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Beltecno Blog

Are we drinking synthetic polymer !!

[fa icon="calendar"] April 17, 2019 at 12:17 PM / by Karthik Raghunandan

When we see a stream, we are tempted to drink the crystal clear water, but after we quench our thirst we will start thinking if the water we drank was safe ? well we need to trust and drink.

Same way many places have very good groundwater sources, they look crystal clear, but we do not know if it is safe to drink, leaving these questions many people usually opt for packaged drinking water, due to commercialization and the power of social media we see a lot of mind changing advertisements which carry powerful message and make us carry a plastic pouch or a bottle when we commute to store water or to consume.

This is in practice since few decades, which has made us think that this is the only possible method, but we should also start analyzing if the method chosen is right or does it have any negative impact?

Bottled Water Market and Demand:

10,322 Million Liters was the annual consumption of bottled water in India in 2010, there was an increase of 1.5 Million Liters of bottled water consumption every year today the annual consumption has reached to 22,496.8 ML(Million Liters) [1] and tend to increase over time, in 2010 per Liter bottled water is 0.14$ but today the rates have almost doubled and over a period of 10 Years it is tend to again double and also with this method we risk environment for a glass of water but the market is currently monopolized with these jargon's.

Positive part is we have a very bright business opportunity but we should also start questioning about these

a. What is the source of water for these bottled water industries ?

b. What are the methods used to treat the water to make it fit as per ISO or WHO standards ?

c. if we use reverse osmosis as one of the techniques for treatment to obtain 150 PPM TDS as per ISO standards do we know any adverse effects?

d. Where do we dispose the plastic containers that is being generated over decades? Or what are the effects of the plastics disposed ?  

Micro-Plastic Contamination:

With the increased usage of bottled water the negative effects are directly on environment because we are really not concerned about the bottle we thrash after quenching our thirst, the piles of plastic 299 Million Tons/year of  worldwide plastic production are exposed to ultraviolet (UV) radiation, oxidation and mechanical forces, plastic items break down into increasingly smaller micro-plastic fragments, below 5 mm in diameter.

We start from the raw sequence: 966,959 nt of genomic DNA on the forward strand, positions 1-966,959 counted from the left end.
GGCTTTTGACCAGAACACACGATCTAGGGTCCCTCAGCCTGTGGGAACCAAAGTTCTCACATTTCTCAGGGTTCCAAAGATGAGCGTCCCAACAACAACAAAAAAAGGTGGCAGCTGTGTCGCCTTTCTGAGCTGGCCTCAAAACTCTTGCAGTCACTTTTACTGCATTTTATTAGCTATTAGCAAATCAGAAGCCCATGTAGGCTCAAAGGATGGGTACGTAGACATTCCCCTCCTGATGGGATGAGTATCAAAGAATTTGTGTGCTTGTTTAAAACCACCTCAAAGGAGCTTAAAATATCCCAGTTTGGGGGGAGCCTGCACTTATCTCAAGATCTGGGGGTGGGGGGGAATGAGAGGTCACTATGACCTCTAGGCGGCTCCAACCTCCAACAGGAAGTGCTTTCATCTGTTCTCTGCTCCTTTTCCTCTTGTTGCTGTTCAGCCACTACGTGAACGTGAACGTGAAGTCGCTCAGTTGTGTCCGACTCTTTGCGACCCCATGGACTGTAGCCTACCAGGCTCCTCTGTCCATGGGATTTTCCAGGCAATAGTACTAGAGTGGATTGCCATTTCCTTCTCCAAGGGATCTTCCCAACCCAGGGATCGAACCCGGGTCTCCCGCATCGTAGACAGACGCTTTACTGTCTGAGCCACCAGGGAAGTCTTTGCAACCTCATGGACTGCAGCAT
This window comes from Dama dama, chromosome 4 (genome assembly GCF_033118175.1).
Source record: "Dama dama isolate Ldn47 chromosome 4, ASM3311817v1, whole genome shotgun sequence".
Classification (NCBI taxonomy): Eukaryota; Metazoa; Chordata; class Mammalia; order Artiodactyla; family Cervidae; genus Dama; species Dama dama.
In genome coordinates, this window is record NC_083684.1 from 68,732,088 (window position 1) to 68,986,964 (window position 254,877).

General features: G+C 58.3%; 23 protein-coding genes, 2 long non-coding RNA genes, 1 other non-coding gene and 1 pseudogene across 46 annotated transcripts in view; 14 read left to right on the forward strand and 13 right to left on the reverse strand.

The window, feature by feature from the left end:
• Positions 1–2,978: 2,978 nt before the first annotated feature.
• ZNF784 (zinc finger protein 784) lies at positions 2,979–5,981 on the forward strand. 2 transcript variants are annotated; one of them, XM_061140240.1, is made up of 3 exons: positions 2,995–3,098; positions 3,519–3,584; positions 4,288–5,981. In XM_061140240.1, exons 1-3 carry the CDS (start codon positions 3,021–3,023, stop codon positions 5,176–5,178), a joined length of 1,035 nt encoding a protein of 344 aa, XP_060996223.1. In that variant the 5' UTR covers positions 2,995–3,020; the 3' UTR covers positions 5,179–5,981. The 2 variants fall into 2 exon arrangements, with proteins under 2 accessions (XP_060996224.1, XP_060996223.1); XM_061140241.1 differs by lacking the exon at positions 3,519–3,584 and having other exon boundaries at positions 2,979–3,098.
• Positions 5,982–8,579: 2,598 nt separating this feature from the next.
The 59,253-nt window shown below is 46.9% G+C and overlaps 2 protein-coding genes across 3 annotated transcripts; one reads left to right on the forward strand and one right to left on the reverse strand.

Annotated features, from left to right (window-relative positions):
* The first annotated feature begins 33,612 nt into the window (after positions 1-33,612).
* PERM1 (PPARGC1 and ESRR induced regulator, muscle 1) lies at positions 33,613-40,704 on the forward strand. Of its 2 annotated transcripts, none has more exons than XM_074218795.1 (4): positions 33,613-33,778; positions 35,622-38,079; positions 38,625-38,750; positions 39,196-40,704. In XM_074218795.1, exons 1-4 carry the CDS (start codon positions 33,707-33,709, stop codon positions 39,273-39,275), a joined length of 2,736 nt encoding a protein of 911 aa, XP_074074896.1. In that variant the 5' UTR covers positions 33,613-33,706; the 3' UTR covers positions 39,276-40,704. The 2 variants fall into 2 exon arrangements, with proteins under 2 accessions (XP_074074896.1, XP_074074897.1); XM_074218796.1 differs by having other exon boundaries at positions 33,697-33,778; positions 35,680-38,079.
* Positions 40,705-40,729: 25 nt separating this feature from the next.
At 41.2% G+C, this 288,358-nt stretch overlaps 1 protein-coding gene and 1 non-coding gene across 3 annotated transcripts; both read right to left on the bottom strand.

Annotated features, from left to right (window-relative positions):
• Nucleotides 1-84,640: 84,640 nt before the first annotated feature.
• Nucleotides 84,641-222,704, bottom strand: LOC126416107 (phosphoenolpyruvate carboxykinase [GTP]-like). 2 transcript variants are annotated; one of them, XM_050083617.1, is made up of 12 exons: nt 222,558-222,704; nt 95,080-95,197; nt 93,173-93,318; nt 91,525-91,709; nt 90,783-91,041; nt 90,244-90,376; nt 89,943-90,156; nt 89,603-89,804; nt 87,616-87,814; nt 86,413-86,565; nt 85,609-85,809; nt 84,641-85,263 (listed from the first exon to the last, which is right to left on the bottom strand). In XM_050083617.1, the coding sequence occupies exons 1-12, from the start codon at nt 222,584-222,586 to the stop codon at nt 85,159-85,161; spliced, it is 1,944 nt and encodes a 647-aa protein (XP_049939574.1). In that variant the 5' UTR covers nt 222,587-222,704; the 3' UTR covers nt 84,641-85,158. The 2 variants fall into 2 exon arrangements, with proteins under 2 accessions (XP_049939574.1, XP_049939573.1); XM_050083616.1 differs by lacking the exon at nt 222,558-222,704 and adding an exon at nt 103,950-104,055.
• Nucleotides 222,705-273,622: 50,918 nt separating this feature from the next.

This has led to a buildup of micro-plastics of varying sizes in marine sediments and our water supply [2]. Micro-plastics can absorb both persistent organic pollutants (POPs) and heavy metals from water and sediments, and the smallest particles can enter the food web posing a serious health risk to wildlife and ultimately to humans [3].

Recent study shows the amount of micro-plastics in mineral water varied from 2649 ± 2857 per litre in single use PET bottles up to 6292 ± 10521 per litre in glass bottles. While in plastic bottles, the predominant polymer type was PET; Pigment particles were detected in high amounts in reusable, paper labelled bottles (195047 ± 330810 pigment particles per litre in glass and 23594 ± 25518 pigment particles per litre in reusable paper labelled PET bottles). Pigment types found in water samples were the same as used for label printing, indicating the bottle cleaning process as possible contamination route.

Furthermore, on average 708 ± 1024 particles per litre of the additive Tris(2,4-di-tert-butylphenyl)phosphite were found in reusable PET bottles. This additive might be leached out from the bottle material itself. Over 90% of the detected microplastics and pigment particles were smaller than 5 μm [4].

Plastic_inwater

Fig 1: Micro-Plastics in Sea [5]

Detecting Micro-Plastics in water:

Identifying the microplastics is also a key analytical challenge posed, optical sorting or visual sorting is valid only for particles which are > 500 Microns but identifying particles less than <100 micron is only possible through FTIR, NIR and Raman spectroscopy and it also allows us to quantify the percentage of contaminant present.

Considering the critical ailments that affect the environment, marine health and finally us, we need to walk towards sustainable environmental methods with very less risk of contamination and pollution. We need to consider the alternatives for storage/distribution of potable drinking water through kiosks or re-filling stations which can reduce the pollution considerably and also we can use copper, SS and earthen water bottles rather than single/multi use plastics.

Also at scale using PVC tanks poses same risk and mitigating them is by using Beltecno’s SS tanks. We practice a sustainable and safe environmental policy.


References:

[1] https://www.statista.com/outlook/20010000/119/bottled-water/india#market-arpu

[2]https://www.thermofisher.com/blog/materials/screening-water-samples-for-microplastic-contamination/

[3]https://assets.thermofisher.com/TFS-Assets/MSD/Reference-Materials/WP52981-microplastic-identification-characterization-raman-imaging-spectroscopy.pdf?icid=MSD_SPEC_MOL_SP_HDI_IDEnvirMicroplastics-food-beverage_6782_0618%20

[4] https://www.ncbi.nlm.nih.gov/pubmed/29803096

[5] https://www.inverse.com/article/50071-microplastics-in-seafood-effects-on-human-health

 

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Topics: SS Water Tank, Hygienic water storage system, clean water for all, clean water, Beltecno india, "MicroPlastic Contamination"

Karthik Raghunandan

Written by Karthik Raghunandan

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